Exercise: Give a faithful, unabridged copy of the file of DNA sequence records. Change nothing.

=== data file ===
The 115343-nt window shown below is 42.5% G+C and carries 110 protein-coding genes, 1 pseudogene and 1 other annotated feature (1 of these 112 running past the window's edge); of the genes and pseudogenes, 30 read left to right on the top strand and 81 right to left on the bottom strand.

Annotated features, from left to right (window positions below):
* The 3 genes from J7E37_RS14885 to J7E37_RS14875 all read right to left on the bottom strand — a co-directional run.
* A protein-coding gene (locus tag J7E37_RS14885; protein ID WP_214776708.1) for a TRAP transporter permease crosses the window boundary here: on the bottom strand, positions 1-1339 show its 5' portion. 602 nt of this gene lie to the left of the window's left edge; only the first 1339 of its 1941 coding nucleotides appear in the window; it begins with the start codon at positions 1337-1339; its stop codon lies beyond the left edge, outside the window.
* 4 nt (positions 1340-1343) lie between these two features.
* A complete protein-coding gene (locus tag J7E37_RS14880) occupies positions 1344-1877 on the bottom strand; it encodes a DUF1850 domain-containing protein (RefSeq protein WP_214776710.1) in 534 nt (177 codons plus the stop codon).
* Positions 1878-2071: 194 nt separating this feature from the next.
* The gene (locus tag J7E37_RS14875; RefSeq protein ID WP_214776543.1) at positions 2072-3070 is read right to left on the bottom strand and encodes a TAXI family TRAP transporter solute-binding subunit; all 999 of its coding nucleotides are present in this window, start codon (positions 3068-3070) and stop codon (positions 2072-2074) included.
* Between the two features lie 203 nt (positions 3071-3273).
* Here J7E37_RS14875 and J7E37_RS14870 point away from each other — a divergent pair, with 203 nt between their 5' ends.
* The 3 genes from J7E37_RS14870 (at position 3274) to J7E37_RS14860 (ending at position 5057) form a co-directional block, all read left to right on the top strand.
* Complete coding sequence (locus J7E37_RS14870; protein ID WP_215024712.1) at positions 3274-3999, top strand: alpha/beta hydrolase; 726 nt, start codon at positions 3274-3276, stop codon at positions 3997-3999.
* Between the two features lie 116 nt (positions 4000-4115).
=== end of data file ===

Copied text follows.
The 115343-nt window shown below is 42.5% G+C and carries 110 protein-coding genes, 1 pseudogene and 1 other annotated feature (1 of these 112 running past the window's edge); of the genes and pseudogenes, 30 read left to right on the top strand and 81 right to left on the bottom strand.

Annotated features, from left to right (window positions below):
* The 3 genes from J7E37_RS14885 to J7E37_RS14875 all read right to left on the bottom strand — a co-directional run.
* A protein-coding gene (locus tag J7E37_RS14885; protein ID WP_214776708.1) for a TRAP transporter permease crosses the window boundary here: on the bottom strand, positions 1-1339 show its 5' portion. 602 nt of this gene lie to the left of the window's left edge; only the first 1339 of its 1941 coding nucleotides appear in the window; it begins with the start codon at positions 1337-1339; its stop codon lies beyond the left edge, outside the window.
* 4 nt (positions 1340-1343) lie between these two features.
* A complete protein-coding gene (locus tag J7E37_RS14880) occupies positions 1344-1877 on the bottom strand; it encodes a DUF1850 domain-containing protein (RefSeq protein WP_214776710.1) in 534 nt (177 codons plus the stop codon).
* Positions 1878-2071: 194 nt separating this feature from the next.
* The gene (locus tag J7E37_RS14875; RefSeq protein ID WP_214776543.1) at positions 2072-3070 is read right to left on the bottom strand and encodes a TAXI family TRAP transporter solute-binding subunit; all 999 of its coding nucleotides are present in this window, start codon (positions 3068-3070) and stop codon (positions 2072-2074) included.
* Between the two features lie 203 nt (positions 3071-3273).
* Here J7E37_RS14875 and J7E37_RS14870 point away from each other — a divergent pair, with 203 nt between their 5' ends.
* The 3 genes from J7E37_RS14870 (at position 3274) to J7E37_RS14860 (ending at position 5057) form a co-directional block, all read left to right on the top strand.
* Complete coding sequence (locus J7E37_RS14870; protein ID WP_215024712.1) at positions 3274-3999, top strand: alpha/beta hydrolase; 726 nt, start codon at positions 3274-3276, stop codon at positions 3997-3999.
* Between the two features lie 116 nt (positions 4000-4115).